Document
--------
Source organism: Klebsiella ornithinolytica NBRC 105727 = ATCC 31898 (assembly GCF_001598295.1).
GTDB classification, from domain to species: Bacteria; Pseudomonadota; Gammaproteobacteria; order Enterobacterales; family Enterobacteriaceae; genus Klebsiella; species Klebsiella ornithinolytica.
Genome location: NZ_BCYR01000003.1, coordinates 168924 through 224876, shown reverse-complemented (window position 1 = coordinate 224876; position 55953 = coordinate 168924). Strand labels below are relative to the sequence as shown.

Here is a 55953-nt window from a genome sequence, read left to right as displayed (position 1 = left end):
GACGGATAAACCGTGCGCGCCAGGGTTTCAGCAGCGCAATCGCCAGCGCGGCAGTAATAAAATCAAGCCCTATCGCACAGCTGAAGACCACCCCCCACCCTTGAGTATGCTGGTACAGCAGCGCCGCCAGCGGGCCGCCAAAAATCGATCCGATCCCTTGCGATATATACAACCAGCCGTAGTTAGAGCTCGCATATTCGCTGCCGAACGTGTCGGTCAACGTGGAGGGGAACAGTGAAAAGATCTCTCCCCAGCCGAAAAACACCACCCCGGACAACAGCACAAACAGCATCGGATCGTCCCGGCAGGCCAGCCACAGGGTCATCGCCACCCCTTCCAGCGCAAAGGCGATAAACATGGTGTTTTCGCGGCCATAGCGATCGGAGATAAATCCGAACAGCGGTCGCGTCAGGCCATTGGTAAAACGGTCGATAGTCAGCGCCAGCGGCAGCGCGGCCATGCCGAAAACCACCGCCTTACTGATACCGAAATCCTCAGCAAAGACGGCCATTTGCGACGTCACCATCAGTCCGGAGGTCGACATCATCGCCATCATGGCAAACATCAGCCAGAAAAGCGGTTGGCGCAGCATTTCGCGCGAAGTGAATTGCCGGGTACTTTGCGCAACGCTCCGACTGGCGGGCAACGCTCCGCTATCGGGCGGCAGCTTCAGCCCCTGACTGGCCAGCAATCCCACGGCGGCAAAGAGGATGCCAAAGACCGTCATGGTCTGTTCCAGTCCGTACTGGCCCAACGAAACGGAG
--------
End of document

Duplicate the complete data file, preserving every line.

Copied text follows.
Source organism: Klebsiella ornithinolytica NBRC 105727 = ATCC 31898 (assembly GCF_001598295.1).
GTDB classification, from domain to species: Bacteria; Pseudomonadota; Gammaproteobacteria; order Enterobacterales; family Enterobacteriaceae; genus Klebsiella; species Klebsiella ornithinolytica.
Genome location: NZ_BCYR01000003.1, coordinates 168924 through 224876, shown reverse-complemented (window position 1 = coordinate 224876; position 55953 = coordinate 168924). Strand labels below are relative to the sequence as shown.

Here is a 55953-nt window from a genome sequence, read left to right as displayed (position 1 = left end):
GACGGATAAACCGTGCGCGCCAGGGTTTCAGCAGCGCAATCGCCAGCGCGGCAGTAATAAAATCAAGCCCTATCGCACAGCTGAAGACCACCCCCCACCCTTGAGTATGCTGGTACAGCAGCGCCGCCAGCGGGCCGCCAAAAATCGATCCGATCCCTTGCGATATATACAACCAGCCGTAGTTAGAGCTCGCATATTCGCTGCCGAACGTGTCGGTCAACGTGGAGGGGAACAGTGAAAAGATCTCTCCCCAGCCGAAAAACACCACCCCGGACAACAGCACAAACAGCATCGGATCGTCCCGGCAGGCCAGCCACAGGGTCATCGCCACCCCTTCCAGCGCAAAGGCGATAAACATGGTGTTTTCGCGGCCATAGCGATCGGAGATAAATCCGAACAGCGGTCGCGTCAGGCCATTGGTAAAACGGTCGATAGTCAGCGCCAGCGGCAGCGCGGCCATGCCGAAAACCACCGCCTTACTGATACCGAAATCCTCAGCAAAGACGGCCATTTGCGACGTCACCATCAGTCCGGAGGTCGACATCATCGCCATCATGGCAAACATCAGCCAGAAAAGCGGTTGGCGCAGCATTTCGCGCGAAGTGAATTGCCGGGTACTTTGCGCAACGCTCCGACTGGCGGGCAACGCTCCGCTATCGGGCGGCAGCTTCAGCCCCTGACTGGCCAGCAATCCCACGGCGGCAAAGAGGATGCCAAAGACCGTCATGGTCTGTTCCAGTCCGTACTGGCCCAACGAAACGGAG